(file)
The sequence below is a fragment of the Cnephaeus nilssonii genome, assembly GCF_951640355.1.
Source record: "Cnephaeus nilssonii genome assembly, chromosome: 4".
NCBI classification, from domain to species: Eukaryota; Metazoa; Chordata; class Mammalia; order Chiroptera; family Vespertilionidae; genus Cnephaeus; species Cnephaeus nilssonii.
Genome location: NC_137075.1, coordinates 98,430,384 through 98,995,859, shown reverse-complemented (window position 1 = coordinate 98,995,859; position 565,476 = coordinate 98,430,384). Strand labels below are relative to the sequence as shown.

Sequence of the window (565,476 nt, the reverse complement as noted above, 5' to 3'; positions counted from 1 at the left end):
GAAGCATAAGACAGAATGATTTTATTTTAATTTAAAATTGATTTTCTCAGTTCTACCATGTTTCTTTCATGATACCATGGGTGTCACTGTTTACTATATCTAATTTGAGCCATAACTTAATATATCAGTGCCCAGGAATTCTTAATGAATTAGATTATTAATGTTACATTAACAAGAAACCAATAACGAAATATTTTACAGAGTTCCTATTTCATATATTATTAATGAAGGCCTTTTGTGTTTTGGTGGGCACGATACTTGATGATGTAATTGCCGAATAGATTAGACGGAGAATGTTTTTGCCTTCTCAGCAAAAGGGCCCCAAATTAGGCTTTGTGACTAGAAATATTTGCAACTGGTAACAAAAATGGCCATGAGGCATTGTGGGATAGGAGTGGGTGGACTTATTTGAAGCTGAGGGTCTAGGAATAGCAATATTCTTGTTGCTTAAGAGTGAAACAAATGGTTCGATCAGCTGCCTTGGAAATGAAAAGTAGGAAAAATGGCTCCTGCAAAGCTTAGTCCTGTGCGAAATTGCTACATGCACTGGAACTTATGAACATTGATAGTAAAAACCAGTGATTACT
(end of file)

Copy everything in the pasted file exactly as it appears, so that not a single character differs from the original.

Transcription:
The sequence below is a fragment of the Cnephaeus nilssonii genome, assembly GCF_951640355.1.
Source record: "Cnephaeus nilssonii genome assembly, chromosome: 4".
NCBI classification, from domain to species: Eukaryota; Metazoa; Chordata; class Mammalia; order Chiroptera; family Vespertilionidae; genus Cnephaeus; species Cnephaeus nilssonii.
Genome location: NC_137075.1, coordinates 98,430,384 through 98,995,859, shown reverse-complemented (window position 1 = coordinate 98,995,859; position 565,476 = coordinate 98,430,384). Strand labels below are relative to the sequence as shown.

Sequence of the window (565,476 nt, the reverse complement as noted above, 5' to 3'; positions counted from 1 at the left end):
GAAGCATAAGACAGAATGATTTTATTTTAATTTAAAATTGATTTTCTCAGTTCTACCATGTTTCTTTCATGATACCATGGGTGTCACTGTTTACTATATCTAATTTGAGCCATAACTTAATATATCAGTGCCCAGGAATTCTTAATGAATTAGATTATTAATGTTACATTAACAAGAAACCAATAACGAAATATTTTACAGAGTTCCTATTTCATATATTATTAATGAAGGCCTTTTGTGTTTTGGTGGGCACGATACTTGATGATGTAATTGCCGAATAGATTAGACGGAGAATGTTTTTGCCTTCTCAGCAAAAGGGCCCCAAATTAGGCTTTGTGACTAGAAATATTTGCAACTGGTAACAAAAATGGCCATGAGGCATTGTGGGATAGGAGTGGGTGGACTTATTTGAAGCTGAGGGTCTAGGAATAGCAATATTCTTGTTGCTTAAGAGTGAAACAAATGGTTCGATCAGCTGCCTTGGAAATGAAAAGTAGGAAAAATGGCTCCTGCAAAGCTTAGTCCTGTGCGAAATTGCTACATGCACTGGAACTTATGAACATTGATAGTAAAAACCAGTGATTACT